Alas, after bitching about the sins of others, I must confess that I, too, have sometimes violated others' privacy. For instance, I once published a person's address without asking his permission. Because this person had posted his address to various Fidonet echoes in the past, I felt reasonably secure using the information, and when there was no time to ask, I just did it. Fortunately, when I later met the person at a gathering, his only complaint was that I hadn't included his new e-mail address and web page.
         Nevertheless, I apologized to him. I made the wrong choice. I will always, in the future, take the most prudent course and not risk revealing personal information. Because, next time, an apology may come too late.
         I don't merely want to bitch and confess. I also want to thank the many people who have cherished and helped guard their friends' privacy -- all the people who've checked before giving out information about others, or who have used their own judgment to turn aside inquiries from people who "just didn't seem right." Within the very ranks of this publication, there are several such wonderful human beings. They are precious friends to have, and they will be precious allies when the fight for freedom escalates.
         The world can be a dangerous place for anybody. But as the world becomes an even more dangerous place for political dissidents, we need, more than ever, to have good, careful friends on our side.
         With that in mind (and because I slip, too) I've created, with Charles Curley's help, a 10-point list for my own reference. Maybe someone else will find this list helpful, too. Maybe someone will add to it, because the lesson of my experience says I can't think of everything.

The All-Purpose Protecting Other People's Privacy List:

1. Never, never, ever give out anyone's phone number or snail address without first checking with the person. Don't even think about it. Just make it a routine.

2. Use discretion when giving out anyone's e-mail address. Even though e-mail addresses tend to be more widely distributed and less confidential than street addresses, they can still be misused. When in doubt, ask.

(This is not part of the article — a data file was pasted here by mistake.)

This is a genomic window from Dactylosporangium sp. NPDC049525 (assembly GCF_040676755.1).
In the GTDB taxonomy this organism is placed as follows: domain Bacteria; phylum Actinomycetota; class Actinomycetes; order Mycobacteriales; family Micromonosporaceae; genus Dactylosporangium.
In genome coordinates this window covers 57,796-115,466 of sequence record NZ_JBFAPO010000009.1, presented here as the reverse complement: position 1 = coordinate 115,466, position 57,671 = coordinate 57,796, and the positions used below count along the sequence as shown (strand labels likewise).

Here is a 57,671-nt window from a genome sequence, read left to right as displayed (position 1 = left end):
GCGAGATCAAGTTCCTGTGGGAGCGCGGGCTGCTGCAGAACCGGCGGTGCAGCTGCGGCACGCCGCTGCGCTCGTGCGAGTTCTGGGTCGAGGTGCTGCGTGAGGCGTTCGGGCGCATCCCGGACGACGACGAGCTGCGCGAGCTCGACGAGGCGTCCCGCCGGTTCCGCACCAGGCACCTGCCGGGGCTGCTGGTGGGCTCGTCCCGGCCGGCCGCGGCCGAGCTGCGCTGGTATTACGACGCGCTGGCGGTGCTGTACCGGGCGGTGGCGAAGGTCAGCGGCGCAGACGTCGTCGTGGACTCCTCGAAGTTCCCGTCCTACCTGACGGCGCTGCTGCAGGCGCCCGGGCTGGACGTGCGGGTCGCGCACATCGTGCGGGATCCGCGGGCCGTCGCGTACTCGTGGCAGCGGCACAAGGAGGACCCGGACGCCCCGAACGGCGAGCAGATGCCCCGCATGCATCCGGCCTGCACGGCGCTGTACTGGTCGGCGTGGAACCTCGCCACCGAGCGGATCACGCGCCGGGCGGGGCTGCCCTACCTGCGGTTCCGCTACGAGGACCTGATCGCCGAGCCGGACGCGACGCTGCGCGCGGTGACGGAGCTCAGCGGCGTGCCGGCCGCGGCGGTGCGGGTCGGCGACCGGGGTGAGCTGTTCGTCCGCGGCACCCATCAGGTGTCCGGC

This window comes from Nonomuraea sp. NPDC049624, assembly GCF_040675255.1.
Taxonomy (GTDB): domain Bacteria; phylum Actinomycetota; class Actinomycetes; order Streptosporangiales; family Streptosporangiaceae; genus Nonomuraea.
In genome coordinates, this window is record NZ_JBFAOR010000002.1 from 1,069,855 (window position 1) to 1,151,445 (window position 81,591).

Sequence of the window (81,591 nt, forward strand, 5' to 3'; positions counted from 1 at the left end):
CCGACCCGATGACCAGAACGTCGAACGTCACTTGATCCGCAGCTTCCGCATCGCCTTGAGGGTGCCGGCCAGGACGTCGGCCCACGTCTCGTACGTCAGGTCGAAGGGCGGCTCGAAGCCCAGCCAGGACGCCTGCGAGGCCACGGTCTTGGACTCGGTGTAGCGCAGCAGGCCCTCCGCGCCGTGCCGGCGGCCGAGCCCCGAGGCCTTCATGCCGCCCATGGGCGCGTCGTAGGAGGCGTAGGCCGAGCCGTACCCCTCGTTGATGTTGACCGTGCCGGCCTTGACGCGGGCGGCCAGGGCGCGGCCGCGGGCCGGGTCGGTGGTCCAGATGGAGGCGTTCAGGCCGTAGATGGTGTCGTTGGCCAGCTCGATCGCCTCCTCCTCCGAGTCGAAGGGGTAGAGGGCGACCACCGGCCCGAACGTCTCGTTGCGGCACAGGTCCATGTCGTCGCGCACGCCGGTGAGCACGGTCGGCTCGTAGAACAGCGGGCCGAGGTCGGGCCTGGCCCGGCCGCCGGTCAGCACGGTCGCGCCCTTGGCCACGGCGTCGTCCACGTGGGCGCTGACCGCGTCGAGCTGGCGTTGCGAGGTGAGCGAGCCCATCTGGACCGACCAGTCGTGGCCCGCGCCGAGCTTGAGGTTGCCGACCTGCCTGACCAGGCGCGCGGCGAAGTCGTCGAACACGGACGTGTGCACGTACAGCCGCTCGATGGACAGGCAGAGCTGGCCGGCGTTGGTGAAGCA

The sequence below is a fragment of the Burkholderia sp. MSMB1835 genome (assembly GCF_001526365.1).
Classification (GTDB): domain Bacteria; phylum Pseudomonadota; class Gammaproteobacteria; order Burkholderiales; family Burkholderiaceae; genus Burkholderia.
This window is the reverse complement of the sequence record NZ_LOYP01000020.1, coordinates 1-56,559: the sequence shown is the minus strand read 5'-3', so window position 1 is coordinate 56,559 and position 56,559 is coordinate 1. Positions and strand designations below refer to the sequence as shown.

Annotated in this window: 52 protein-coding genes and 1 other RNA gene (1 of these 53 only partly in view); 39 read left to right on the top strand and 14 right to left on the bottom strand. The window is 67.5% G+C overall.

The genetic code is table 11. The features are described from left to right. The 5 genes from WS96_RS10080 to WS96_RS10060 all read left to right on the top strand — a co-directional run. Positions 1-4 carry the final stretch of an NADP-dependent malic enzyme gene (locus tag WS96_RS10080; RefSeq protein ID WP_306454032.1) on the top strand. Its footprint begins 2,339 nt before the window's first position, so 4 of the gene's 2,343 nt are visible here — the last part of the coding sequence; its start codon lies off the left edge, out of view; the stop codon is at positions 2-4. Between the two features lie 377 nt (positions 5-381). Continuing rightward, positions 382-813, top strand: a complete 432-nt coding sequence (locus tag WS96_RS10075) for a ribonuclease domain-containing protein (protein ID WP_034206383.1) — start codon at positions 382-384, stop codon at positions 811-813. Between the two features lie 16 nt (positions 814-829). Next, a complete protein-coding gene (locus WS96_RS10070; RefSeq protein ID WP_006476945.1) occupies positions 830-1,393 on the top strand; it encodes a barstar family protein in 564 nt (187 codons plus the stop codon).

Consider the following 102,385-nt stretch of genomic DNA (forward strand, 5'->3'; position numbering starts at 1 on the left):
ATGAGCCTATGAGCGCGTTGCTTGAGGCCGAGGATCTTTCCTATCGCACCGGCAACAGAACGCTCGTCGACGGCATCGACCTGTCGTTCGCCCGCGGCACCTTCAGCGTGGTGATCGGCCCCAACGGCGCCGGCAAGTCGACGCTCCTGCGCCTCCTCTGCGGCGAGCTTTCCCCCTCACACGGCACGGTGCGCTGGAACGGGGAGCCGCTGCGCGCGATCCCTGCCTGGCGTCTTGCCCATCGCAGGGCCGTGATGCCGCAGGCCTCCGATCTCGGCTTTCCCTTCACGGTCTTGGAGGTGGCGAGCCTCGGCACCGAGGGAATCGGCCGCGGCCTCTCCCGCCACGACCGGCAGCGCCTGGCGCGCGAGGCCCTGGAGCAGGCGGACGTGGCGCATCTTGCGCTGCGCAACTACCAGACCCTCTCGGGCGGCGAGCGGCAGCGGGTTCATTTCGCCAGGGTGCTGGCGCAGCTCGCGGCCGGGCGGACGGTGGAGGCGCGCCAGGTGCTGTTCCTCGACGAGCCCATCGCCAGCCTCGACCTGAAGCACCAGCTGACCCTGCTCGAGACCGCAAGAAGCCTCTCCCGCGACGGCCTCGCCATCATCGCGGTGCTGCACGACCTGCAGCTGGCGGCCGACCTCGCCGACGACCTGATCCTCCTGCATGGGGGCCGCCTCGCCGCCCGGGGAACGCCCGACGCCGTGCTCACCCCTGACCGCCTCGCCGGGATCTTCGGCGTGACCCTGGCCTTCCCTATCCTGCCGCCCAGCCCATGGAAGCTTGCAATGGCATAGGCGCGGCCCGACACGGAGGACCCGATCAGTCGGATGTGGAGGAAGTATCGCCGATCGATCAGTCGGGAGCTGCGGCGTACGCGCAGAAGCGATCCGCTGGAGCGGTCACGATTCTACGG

3. Remember that some e-mail addresses point to people's physical locations. Workplace domains, like those of Hewlett-Packard or Microsoft, can lead strangers practically to a person's office. So can college and university (.edu) domains. Don't give these out without express permission.

4. When sending electronic mailings to a list of people, send the message to yourself and bcc (blind copy) everyone else, unless all the people you're sending to know each other, or unless you can personally vouch for the good character of them all. Using this method, no one's address but yours appears on the message.

5. Never, never, ever post any form of personal information about someone to a public e-mail list or Usenet group. No matter how small and intimate we may think some of these discussion groups are, we have no way of knowing who might be lurking, or for what purpose. All Usenet groups and many e-mail lists are archived. Information that may appear harmless now may not be so harmless in five or ten years.

6. If you store personal information about friends or political acquaintances anywhere on your computer, encrypt it.

7. Be aware of what's on your screen when others are present or when you leave the room. Have a quick way of blanking the screen or closing out a program. When in low-tech mode, make sure never to leave envelopes, address books, etc. where others can see them.

8. Occasionally, someone might want to snail mail something to an acquaintance of yours. In that case, you could offer to forward the missive. Tell the person making the request to give you the message in a stamped, open envelope. Address the envelope and insert a note telling the recipient how you came to be sending the package. The recipient can decide whether to respond.

9. Beware the "innocent" questions of strangers! Headhunters, feds, detectives and other snoops routinely begin with "harmless" questions when tracking down information.

10. Make sure any organizations in which you are involved -- especially libertarian ones! -- adopt similar practices.

         And when you run into a situation not covered by this list, remember: Be paranoid. It's good for you. And it's good for your friends, as well.

Claire Wolfe is the author of 101 Things to Do 'Til the Revolution (Loompanics Unlimited, 1996). Her next book, I Am Not a Number!, dealing with resistance to the national ID card and related federal databases, will be released in early 1998. Claire's e-mail address at the top of this article was provided with her express permission.

It is the nature of American politics that clarity is considered harsh and uncompromising.
-- George L. O'Brien